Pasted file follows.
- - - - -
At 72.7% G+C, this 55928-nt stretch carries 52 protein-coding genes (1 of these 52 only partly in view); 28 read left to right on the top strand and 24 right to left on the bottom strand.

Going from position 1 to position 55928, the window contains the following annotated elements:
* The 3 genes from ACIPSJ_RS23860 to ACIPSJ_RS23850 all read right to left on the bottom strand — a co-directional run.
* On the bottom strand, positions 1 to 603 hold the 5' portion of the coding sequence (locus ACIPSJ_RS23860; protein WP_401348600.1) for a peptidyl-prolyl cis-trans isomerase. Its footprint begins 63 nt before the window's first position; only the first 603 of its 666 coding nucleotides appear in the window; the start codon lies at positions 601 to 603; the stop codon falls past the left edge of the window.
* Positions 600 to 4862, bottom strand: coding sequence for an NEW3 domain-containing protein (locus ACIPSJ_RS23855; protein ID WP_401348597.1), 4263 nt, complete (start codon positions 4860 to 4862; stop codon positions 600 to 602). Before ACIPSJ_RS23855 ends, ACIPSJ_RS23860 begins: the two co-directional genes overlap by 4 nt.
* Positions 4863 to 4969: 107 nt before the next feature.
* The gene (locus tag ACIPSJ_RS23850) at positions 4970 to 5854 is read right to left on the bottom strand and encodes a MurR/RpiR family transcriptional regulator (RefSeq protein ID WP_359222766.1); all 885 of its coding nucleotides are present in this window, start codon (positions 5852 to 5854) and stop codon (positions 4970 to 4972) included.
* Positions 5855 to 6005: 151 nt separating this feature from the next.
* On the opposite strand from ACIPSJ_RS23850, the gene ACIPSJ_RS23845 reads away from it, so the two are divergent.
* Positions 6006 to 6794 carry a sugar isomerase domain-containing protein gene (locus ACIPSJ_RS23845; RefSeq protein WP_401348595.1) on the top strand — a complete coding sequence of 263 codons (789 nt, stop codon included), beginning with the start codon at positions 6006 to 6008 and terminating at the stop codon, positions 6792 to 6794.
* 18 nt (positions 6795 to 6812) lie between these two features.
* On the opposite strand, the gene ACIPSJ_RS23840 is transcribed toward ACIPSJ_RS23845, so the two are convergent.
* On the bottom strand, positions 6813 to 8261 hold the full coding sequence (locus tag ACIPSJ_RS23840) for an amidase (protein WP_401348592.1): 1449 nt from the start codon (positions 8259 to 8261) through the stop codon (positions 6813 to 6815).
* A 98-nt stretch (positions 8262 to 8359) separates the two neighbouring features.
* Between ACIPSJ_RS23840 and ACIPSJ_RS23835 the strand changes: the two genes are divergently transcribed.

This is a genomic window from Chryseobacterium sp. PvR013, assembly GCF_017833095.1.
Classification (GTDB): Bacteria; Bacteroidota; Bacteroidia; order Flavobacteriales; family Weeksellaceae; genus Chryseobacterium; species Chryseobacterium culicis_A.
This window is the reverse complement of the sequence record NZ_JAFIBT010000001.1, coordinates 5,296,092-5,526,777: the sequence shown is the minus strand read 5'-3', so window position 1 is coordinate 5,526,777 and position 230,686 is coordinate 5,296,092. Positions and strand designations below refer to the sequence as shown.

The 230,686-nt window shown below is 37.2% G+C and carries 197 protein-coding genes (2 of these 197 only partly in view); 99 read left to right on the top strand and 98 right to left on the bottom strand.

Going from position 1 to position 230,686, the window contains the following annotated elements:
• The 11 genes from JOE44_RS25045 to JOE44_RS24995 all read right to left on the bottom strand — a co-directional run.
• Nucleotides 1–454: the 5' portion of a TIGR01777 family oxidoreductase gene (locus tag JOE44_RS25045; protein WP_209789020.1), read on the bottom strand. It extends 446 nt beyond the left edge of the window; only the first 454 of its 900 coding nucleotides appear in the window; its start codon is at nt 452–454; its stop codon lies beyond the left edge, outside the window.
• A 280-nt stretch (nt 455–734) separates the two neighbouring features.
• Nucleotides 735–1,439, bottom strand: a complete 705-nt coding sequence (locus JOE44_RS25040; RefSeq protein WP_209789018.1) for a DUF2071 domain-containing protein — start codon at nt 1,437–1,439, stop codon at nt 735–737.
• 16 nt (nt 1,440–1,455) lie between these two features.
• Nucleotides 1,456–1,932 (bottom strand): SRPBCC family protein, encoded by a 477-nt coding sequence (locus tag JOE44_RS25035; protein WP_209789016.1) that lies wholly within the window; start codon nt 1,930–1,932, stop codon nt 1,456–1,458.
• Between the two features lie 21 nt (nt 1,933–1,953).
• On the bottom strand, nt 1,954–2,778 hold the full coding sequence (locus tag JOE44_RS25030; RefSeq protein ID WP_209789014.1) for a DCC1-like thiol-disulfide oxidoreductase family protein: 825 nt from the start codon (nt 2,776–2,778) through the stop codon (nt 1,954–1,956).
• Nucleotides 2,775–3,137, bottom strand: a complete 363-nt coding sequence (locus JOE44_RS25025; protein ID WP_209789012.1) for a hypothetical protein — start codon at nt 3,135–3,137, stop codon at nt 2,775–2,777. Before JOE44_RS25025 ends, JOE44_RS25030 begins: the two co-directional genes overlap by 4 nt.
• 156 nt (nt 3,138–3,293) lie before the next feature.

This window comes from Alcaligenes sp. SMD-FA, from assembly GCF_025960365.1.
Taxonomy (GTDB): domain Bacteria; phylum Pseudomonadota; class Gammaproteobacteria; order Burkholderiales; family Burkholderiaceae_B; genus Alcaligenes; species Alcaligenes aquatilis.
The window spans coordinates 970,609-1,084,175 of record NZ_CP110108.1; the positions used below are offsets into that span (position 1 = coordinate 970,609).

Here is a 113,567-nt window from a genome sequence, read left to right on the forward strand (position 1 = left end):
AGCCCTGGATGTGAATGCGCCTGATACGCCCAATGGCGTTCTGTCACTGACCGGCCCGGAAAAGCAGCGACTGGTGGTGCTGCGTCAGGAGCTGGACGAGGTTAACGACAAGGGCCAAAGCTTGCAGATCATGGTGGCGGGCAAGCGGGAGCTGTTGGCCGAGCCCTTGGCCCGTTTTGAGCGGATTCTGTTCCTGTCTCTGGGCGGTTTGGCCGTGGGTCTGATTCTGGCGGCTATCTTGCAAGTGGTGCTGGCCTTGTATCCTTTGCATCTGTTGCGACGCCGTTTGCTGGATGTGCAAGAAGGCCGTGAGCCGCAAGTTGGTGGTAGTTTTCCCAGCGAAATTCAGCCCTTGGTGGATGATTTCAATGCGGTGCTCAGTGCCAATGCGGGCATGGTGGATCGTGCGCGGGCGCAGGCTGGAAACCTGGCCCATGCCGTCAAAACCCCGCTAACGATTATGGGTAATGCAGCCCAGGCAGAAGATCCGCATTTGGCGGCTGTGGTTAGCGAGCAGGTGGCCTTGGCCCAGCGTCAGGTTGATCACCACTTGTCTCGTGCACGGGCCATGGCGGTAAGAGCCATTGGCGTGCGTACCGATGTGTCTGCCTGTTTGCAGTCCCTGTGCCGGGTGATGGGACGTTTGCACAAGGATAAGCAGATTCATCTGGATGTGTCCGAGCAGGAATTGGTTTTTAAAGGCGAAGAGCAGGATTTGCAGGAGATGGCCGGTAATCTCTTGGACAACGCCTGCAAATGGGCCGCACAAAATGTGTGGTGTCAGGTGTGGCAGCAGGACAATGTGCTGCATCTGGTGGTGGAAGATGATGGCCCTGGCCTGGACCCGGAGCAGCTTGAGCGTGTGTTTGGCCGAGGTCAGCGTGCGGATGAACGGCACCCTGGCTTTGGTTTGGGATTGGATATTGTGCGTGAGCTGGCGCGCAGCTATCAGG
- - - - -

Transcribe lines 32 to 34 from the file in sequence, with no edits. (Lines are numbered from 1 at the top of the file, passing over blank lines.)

Taxonomy (GTDB): domain Bacteria; phylum Pseudomonadota; class Gammaproteobacteria; order Burkholderiales; family Burkholderiaceae_B; genus Alcaligenes; species Alcaligenes aquatilis.
The window spans coordinates 970,609-1,084,175 of record NZ_CP110108.1; the positions used below are offsets into that span (position 1 = coordinate 970,609).

Here is a 113,567-nt window from a genome sequence, read left to right on the forward strand (position 1 = left end):